(Ditchling Common, Sussex, Eng. Printed by H. D. C. and Mark Pepler [at St Dominic's Press], 1934). 240 x 170 mm. (9 1/2 x 6 3/4"). 2 p.l., 79,  pp. No. 225 OF 250 COPIES SIGNED by the printer.
Original gray-brown paper wrappers, wrap-around paper label with lettering on front cover and spine, edges untrimmed and ENTIRELY UNOPENED. With printer's device on title page, six specimen pages or facsimiles of the press' work, and three woodcuts, two of these by David Jones. Ransom, "Selective Check Lists," p. 57, #108. Paper label lightly soiled (from rubbing against other volumes), but A PRISTINE COPY INTERNALLY, unopened and unread.
In this essay, printer and social reformer Hilary Pepler argues for the merits of hand printing over the machine press, citing examples from his nearly 20 years of operating St Dominic's Press, which he founded on 14 January 1916 at Ditchling in Sussex. Although originally inspired by his former Hammersmith neighbors Cobden-Sanderson and Emery Walker, Pepler (1878-1951) never embraced the Doves Press' idealistic (and rather elitist) goal of producing The Book Beautiful--in fact, the first product of his press was a beer bottle label for a local public house (reproduced in facsimile here). He was a far more radical socialist than William Morris and his circle, and sought to make a living working with his hands, while encouraging and enabling others to do the same. Of his motives for establishing the press, he says, "There were books I wanted to print--books about crafts which machinery threatened with extinction. I felt that the Press, which had destroyed the kind of civilisation I loved, should be used to restore it, or at least help in preserving such records of it as came my way." Above all else, "he was a craftsman, with the craftsman's wholesome contempt for the more absurd fancies of those who would like to be thought artists." (Cave) With fellow Catholic covert Eric Gill, he founded the Guild of St Joseph and St Dominic to facilitate the collaboration of Catholic craftsmen. St Dominic's Press ended in 1936, when Pepler was voted out of the Guild for employing a non-Catholic apprentice at his press. In a dramatic gesture worthy of Cobden-Sanderson, he burned the materials of the press in a big bonfire on Ditchley Common. (CBJ1761)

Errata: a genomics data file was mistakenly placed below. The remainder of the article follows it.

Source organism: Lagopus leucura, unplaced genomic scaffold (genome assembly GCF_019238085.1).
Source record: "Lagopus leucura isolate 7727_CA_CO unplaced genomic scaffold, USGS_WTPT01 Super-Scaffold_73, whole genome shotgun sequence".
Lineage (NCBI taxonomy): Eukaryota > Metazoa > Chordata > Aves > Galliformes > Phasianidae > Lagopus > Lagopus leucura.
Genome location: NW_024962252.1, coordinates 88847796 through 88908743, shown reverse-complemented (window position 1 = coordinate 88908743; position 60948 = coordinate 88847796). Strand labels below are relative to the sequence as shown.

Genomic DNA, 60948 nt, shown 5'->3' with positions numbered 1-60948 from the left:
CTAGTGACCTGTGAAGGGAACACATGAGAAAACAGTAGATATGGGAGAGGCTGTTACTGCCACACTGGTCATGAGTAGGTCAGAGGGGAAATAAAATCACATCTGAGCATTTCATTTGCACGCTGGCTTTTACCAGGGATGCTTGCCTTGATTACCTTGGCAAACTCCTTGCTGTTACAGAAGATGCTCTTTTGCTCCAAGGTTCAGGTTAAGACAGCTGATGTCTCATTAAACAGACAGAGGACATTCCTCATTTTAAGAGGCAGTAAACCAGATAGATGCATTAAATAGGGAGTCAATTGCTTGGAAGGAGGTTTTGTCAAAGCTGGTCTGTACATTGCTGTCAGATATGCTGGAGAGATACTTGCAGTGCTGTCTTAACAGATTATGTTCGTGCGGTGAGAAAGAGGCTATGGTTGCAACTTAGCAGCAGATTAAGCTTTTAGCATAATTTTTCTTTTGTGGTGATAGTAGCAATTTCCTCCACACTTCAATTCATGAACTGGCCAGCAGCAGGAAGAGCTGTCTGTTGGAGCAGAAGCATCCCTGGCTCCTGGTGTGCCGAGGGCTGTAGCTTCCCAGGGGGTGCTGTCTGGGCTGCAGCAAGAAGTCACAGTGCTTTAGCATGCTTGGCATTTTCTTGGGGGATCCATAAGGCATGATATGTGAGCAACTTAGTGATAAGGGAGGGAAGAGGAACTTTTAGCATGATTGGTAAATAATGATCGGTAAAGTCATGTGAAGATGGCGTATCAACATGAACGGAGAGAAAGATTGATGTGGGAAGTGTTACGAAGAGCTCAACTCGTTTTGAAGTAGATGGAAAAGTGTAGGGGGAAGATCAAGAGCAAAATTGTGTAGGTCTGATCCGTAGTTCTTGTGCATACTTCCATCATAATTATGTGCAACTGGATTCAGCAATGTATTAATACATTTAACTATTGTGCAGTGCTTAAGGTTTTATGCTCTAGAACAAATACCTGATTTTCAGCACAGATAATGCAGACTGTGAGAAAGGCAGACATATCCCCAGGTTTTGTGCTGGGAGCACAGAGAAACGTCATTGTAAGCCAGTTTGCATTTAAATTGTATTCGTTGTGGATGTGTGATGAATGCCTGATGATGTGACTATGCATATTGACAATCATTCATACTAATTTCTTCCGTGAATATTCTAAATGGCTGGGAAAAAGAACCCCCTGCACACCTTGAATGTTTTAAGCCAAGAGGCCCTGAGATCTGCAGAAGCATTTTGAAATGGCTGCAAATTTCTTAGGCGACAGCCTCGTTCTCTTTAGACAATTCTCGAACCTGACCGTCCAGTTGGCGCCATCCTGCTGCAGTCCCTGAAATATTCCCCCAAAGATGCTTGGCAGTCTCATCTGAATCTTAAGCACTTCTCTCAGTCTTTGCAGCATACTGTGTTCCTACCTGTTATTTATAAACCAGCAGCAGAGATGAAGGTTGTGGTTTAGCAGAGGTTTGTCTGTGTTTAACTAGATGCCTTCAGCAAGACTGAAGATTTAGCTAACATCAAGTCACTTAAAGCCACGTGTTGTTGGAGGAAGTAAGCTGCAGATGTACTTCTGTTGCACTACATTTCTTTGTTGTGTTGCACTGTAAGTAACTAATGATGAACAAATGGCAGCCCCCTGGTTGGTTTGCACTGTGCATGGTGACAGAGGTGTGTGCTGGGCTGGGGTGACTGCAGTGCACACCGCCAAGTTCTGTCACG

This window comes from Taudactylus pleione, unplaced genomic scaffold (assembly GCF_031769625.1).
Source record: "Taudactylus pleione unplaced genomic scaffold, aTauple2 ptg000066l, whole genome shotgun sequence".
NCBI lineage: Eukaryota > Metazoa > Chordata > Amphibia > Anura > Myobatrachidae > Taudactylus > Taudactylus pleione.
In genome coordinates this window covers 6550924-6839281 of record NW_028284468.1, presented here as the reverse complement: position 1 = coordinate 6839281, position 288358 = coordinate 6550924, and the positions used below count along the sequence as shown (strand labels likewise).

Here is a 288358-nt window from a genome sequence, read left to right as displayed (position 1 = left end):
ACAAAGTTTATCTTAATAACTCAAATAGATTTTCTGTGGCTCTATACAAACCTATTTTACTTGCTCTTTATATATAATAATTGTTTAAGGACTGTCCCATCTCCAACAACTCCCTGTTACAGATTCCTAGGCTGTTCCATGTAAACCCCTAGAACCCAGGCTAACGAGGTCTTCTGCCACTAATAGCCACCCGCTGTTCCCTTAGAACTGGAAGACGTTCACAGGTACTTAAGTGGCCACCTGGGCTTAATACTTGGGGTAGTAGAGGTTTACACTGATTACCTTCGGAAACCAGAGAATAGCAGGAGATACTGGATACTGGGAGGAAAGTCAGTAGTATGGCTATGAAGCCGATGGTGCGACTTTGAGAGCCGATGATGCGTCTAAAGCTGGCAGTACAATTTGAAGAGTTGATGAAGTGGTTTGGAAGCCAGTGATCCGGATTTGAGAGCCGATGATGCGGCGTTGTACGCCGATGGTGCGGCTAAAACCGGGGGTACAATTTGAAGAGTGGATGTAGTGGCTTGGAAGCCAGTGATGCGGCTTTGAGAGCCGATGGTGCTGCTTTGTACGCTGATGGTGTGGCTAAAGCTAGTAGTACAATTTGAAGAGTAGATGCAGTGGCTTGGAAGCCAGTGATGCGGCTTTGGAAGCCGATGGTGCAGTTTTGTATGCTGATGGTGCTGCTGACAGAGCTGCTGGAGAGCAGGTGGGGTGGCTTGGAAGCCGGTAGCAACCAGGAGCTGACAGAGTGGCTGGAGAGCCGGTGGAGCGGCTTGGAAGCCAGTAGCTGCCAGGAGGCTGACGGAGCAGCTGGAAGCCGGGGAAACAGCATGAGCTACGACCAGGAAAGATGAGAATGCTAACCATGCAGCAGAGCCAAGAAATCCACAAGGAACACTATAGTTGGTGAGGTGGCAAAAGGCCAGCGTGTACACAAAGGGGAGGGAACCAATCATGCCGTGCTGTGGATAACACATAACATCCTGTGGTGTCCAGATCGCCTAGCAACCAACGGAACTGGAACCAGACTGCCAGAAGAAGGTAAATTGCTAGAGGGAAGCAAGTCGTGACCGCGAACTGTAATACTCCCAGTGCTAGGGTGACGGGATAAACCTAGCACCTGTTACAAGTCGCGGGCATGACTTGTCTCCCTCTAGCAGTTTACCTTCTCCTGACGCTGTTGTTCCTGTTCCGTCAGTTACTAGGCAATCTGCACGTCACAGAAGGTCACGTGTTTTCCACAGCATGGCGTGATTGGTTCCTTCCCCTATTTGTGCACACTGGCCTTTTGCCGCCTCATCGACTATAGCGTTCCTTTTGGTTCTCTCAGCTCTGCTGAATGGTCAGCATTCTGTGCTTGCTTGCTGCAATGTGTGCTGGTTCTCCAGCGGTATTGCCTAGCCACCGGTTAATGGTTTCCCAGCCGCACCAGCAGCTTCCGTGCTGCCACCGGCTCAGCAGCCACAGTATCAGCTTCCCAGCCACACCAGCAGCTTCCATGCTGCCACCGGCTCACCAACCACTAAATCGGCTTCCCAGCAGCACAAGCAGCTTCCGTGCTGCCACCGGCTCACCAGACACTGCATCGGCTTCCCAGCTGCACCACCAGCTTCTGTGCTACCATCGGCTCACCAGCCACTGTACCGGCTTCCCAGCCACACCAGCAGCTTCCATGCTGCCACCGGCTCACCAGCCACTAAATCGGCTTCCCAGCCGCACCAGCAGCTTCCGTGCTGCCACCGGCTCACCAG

Add to Cart Price: $1,500.00